Progressive Familial Intrahepatic Cholestasis

Progressive familial intrahepatic cholestasis is a rare genetic disorder that causes progressive liver disease, which typically leads to liver failure. Progressive Familial Intrahepatic Cholestasis is inherited in an autosomal recessive way, meaning that there are mutations in both copies of the gene in order for the disease to be present. The disease is estimated to affect one in every 50,000 to 100,000 people worldwide. In people with Progressive Familial Intrahepatic Cholestasis, liver cells are less able to secrete bile due to mutations in proteins that control bile homeostasis. The resulting buildup of bile in liver cells causes liver disease in affected individuals.Three types of Progressive Familial Intrahepatic Cholestasis have been identified.

In all cases the main clinical presentation includes cholestasis, pruritus and jaundice. PFIC1, also referred to as Byler disease, is caused by impaired bile salt secretion due to mutations that effect the FIC1 protein. PFIC2 is also caused by impaired bile salt secretion due to a different mutation that encodes the bile salt export pump protein (BSEP). Both usually present in the first months of life with features of neonatal cholestasis.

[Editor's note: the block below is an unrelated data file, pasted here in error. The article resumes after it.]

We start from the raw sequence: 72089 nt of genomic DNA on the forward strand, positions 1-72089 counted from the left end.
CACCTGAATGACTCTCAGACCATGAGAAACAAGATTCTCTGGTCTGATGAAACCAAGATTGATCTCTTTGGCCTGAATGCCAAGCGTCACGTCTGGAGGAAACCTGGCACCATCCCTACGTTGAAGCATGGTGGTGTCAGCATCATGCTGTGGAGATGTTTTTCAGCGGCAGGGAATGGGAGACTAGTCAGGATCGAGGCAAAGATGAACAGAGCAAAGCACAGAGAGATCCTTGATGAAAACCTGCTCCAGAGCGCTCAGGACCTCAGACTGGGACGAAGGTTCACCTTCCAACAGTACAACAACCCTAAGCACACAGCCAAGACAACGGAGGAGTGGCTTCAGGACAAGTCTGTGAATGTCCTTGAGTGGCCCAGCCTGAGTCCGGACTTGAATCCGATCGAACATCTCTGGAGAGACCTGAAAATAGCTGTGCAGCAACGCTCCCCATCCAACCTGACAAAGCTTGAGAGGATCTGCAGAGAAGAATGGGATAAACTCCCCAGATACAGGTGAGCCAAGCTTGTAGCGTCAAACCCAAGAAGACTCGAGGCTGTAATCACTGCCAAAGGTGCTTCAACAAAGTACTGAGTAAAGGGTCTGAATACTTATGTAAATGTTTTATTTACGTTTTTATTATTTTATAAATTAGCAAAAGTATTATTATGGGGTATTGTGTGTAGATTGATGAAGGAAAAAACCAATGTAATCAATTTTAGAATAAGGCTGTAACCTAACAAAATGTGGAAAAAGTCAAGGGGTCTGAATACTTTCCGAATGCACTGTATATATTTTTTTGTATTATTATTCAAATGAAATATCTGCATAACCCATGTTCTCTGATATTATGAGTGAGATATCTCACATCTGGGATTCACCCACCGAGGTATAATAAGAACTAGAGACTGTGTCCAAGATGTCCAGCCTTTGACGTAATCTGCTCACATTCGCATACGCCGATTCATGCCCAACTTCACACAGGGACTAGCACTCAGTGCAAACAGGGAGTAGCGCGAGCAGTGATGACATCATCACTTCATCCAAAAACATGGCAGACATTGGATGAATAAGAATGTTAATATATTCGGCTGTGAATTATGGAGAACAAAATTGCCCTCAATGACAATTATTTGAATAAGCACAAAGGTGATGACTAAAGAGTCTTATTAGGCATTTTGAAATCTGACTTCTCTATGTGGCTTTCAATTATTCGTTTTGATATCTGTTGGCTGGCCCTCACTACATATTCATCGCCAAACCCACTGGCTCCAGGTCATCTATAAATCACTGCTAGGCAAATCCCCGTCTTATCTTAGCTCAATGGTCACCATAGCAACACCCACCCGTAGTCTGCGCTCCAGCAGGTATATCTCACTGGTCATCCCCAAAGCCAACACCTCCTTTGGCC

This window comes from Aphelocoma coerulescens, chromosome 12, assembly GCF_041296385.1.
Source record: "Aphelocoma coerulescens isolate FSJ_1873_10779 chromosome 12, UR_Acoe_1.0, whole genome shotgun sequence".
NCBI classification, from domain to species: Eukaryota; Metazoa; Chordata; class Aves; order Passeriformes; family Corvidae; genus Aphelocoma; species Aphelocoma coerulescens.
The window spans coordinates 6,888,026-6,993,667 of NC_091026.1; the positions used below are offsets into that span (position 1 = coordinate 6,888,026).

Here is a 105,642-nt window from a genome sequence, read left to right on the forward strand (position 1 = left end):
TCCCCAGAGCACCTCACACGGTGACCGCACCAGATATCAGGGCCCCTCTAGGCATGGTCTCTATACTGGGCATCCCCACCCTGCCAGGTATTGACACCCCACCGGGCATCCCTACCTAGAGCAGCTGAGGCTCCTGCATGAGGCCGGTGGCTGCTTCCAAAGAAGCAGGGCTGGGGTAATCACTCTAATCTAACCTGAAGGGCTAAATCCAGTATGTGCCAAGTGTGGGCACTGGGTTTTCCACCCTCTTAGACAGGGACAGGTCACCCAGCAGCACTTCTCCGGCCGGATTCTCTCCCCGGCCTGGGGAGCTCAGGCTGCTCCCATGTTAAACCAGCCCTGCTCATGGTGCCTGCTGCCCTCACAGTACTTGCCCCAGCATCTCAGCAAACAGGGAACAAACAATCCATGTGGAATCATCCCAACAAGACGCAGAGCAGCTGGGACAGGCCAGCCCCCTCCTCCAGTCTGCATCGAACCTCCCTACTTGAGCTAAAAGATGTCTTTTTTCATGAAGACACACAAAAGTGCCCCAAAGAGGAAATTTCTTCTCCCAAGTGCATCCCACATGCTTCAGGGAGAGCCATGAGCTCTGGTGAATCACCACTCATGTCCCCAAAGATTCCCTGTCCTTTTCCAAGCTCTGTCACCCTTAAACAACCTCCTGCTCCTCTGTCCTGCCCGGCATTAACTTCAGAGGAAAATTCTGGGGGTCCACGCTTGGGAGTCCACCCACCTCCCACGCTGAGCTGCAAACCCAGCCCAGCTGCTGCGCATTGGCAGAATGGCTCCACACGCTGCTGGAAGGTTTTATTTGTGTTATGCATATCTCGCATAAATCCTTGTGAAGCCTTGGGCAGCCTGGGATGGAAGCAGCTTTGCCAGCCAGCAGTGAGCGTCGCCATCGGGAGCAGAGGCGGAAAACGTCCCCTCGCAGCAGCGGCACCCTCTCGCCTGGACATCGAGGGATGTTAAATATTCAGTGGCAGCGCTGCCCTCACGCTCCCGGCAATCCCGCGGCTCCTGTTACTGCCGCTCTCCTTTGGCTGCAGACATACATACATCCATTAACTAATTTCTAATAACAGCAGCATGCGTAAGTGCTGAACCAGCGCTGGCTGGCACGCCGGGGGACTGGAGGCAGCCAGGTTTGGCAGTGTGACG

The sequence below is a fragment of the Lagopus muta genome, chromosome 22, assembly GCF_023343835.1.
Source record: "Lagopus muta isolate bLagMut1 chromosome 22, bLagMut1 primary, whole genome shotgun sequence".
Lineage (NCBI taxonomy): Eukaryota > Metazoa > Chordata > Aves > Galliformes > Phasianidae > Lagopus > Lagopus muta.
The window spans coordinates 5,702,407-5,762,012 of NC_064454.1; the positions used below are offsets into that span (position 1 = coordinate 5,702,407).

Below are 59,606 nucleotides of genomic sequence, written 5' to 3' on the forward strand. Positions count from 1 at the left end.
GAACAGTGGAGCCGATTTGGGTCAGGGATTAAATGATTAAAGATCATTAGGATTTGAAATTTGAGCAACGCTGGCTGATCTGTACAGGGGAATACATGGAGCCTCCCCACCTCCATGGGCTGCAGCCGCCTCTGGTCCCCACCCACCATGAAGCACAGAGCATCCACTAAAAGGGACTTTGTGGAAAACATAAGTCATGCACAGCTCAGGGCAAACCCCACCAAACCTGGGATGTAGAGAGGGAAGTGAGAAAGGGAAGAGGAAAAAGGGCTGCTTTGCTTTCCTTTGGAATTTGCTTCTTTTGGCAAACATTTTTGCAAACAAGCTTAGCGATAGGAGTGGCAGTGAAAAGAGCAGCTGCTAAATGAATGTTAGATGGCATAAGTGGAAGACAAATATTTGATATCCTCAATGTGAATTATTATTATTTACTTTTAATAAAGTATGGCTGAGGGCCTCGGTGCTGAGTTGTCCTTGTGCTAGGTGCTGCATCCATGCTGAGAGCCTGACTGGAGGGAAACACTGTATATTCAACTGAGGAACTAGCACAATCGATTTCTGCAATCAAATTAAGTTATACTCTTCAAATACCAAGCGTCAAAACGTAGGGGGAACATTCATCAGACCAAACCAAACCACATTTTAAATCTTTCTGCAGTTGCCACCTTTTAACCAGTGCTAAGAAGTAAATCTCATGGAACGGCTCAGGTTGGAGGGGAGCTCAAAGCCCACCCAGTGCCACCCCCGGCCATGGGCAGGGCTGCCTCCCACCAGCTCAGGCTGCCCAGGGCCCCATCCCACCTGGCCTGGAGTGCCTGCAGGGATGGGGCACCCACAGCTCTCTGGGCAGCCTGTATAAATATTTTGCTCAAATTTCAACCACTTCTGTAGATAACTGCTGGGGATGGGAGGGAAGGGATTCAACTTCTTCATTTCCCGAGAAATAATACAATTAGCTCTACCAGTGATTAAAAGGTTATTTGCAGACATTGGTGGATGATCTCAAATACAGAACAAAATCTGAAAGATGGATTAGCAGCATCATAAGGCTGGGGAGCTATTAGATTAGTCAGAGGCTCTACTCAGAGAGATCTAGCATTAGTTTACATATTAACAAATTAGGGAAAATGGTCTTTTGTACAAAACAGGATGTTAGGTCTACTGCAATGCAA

PFIC3, which may also occur in infancy or later in childhood or even during young adulthood, is a result of impaired multi-drug resistant 3 protein (MDR3).Serum bilirubin is not necessarily increased in Progressive Familial Intrahepatic Cholestasis, but elevation of serum bile acids is a nearly uniform feature of the disease. The most prominent and problematic on-going manifestation of Progressive Familial Intrahepatic Cholestasis is pruritus. In the absence of treatment, progressive liver disease occurs in nearly all patients.

Inhibiting the ASBT, which is responsible for recycling bile acids back to the liver, may mimic the effects of successful surgical approaches that reduce bile accumulation in the liver, thereby improving liver function and symptoms of disease.

Lumena is planning to conduct a Phase II clinical study of LUM001 in children with Progressive Familial Intrahepatic Cholestasis. | More Information »